in Geesthacht, Germany. "But it does not weaken in any way the
      hypothesis that recent observed warming is a result mainly of human

      Moving on

      "We need to understand the past, but some people become fixated,"
      says Phil Jones, a climate researcher at the University of East
      Anglia in Norwich, UK. "For projecting the rate of climate change in
      the twenty-first century, it is somewhat irrelevant what happened in
      medieval times. What really matters is what happened in the twentieth
      century — and we can expect from that a much warmer climate."

      In its 2001 report, the IPCC concluded that "the increase in
      temperature in the twentieth century is likely to have been the
      largest in any century during the past 1,000 years."

      Moberg's reconstruction is consistent with this assessment. But, says
      van Storch, the hockey-stick curve, prominently featured in the
      IPCC's summary for policy-makers, has become such a powerful icon
      that any correction of it will affect the credibility of the IPCC's
      work. It could give climate sceptics a boost, despite the fact that
      human-driven global warming is not in doubt. The IPCC is likely to
      raise the issue in May in Beijing at a closed meeting of its working
      group on the physical basis of climate change.

      The hockey-stick reconstruction was derived in 1998 by Michael Mann,
      a climate researcher now at the University of Virginia in
      Charlottesville. A small group of critics, including Stephen
      McIntyre, a Toronto-based mineral-exploitation consultant, has since
      attempted to prove that the graph is based on insufficient data and
      on flawed statistics3. Although McIntyre's work is controversial, a
      recent reanalysis by von Storch partly supports his view2. And, in
      hindsight, many climate researchers believe that it was premature of
      the IPCC to give the visually suggestive curve so much prominence.

      "Mann is a pioneer, whose 1998 study was then the best reconstruction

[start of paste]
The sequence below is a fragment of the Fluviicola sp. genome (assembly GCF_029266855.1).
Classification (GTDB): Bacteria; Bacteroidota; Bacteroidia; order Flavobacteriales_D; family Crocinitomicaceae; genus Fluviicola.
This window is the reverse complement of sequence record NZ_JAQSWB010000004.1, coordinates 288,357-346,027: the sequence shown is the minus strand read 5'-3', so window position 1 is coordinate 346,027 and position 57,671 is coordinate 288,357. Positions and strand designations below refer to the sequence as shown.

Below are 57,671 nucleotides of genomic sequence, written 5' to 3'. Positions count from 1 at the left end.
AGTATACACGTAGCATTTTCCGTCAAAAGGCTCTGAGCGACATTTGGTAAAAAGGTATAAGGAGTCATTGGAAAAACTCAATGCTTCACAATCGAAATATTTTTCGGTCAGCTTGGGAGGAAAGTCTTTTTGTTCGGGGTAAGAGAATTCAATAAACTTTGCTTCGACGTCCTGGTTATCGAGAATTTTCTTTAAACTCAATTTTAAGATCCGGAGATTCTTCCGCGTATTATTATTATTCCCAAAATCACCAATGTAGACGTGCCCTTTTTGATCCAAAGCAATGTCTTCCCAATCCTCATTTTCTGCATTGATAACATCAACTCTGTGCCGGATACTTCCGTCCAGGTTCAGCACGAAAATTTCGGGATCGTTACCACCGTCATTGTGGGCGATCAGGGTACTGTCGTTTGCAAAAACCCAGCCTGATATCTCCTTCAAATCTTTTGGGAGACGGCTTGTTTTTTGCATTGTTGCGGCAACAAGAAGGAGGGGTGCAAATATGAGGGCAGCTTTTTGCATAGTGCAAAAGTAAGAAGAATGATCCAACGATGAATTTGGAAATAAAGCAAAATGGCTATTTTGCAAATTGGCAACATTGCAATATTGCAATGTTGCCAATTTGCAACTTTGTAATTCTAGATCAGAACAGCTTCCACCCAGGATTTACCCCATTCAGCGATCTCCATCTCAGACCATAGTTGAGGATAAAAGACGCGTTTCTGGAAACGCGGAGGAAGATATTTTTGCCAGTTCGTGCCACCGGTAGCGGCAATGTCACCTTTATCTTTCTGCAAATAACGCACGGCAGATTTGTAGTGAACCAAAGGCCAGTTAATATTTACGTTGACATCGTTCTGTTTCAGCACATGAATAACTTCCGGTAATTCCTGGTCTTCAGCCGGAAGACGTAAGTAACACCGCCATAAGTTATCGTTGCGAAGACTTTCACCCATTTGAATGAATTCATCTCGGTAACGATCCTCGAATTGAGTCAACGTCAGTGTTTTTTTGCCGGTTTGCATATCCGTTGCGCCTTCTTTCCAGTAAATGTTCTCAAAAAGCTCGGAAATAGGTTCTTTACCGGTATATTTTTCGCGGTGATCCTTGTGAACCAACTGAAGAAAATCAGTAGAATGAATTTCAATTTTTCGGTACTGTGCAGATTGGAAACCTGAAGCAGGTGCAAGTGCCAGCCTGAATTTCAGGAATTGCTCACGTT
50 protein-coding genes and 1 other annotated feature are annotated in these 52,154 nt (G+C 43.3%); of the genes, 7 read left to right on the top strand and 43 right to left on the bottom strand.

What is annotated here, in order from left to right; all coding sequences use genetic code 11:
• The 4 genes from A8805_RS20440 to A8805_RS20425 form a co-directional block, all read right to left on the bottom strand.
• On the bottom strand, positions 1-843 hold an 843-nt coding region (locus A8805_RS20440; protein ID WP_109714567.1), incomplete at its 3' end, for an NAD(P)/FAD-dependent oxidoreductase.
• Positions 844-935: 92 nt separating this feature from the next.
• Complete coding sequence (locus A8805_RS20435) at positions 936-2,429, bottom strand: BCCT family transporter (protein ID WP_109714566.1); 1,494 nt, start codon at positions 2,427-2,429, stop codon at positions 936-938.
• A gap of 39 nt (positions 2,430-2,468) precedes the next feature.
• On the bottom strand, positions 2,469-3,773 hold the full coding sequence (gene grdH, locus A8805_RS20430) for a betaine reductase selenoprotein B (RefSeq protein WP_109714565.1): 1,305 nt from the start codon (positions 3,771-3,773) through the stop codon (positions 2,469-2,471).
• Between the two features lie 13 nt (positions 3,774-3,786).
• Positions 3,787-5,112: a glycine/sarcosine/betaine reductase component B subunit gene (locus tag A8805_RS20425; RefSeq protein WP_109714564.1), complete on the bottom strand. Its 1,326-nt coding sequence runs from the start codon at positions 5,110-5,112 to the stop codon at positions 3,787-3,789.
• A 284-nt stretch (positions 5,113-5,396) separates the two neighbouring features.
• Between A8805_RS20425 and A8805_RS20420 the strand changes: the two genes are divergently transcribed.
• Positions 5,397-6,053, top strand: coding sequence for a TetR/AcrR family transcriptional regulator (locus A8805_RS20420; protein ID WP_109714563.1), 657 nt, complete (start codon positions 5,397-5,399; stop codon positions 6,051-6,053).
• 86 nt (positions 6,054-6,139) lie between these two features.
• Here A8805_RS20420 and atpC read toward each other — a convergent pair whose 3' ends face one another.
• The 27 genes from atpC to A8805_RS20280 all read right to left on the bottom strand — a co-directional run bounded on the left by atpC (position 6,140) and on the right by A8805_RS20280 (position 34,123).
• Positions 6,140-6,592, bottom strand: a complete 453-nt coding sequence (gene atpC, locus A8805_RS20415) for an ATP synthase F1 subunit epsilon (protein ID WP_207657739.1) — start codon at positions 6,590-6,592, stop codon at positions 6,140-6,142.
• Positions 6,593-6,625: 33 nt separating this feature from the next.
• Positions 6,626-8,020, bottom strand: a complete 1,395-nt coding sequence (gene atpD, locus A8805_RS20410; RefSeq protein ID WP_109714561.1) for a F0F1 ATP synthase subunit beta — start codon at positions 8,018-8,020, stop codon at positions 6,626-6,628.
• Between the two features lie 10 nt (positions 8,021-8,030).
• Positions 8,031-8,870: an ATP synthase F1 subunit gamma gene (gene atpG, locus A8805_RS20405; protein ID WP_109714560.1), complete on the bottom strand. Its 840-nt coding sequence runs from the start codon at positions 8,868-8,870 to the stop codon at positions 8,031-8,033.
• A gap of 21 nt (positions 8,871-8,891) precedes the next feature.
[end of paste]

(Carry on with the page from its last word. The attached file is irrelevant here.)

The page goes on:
that had ever been done," says Stefan Rahmstorf, a climate researcher
      at the Potsdam Institute of Climate Impact Research in Germany. But,
      he adds, the controversy it generates is now out of proportion to its
      scientific significance.

      Rahmstorf adds that even if the hockey-stick curve were to be
      completely wrong — and even if all model simulations of the past
      millennium were fundamentally wrong — it would hardly touch ideas
      about the cause of observed climate change in the twentieth century.
      Proxy-based reconstruction of past temperatures are important for
      validating the models that researchers use to predict the future
      climate. But, he says, "the cause of any particular climate change
      must be investigated separately. It would be naive to conclude that
      the observed twentieth-century warming must have a natural cause just
      because previous warming events have had one."

      Meanwhile, Mann concedes that it is plausible that past temperature
      variations may have been larger than thought — although he insists
      that Moberg's reconstruction is not free of methodological and
      statistical problems. He says the issue deserves further
      investigation and must not be overshadowed by political issues.

      "The contrarians would have us believe that the entire argument of
      anthropogenic climate change rests on our hockey-stick construction,"
      he says. "But in fact some of the most compelling evidence has
      absolutely nothing to do with it, and has been around much longer
      than our curve."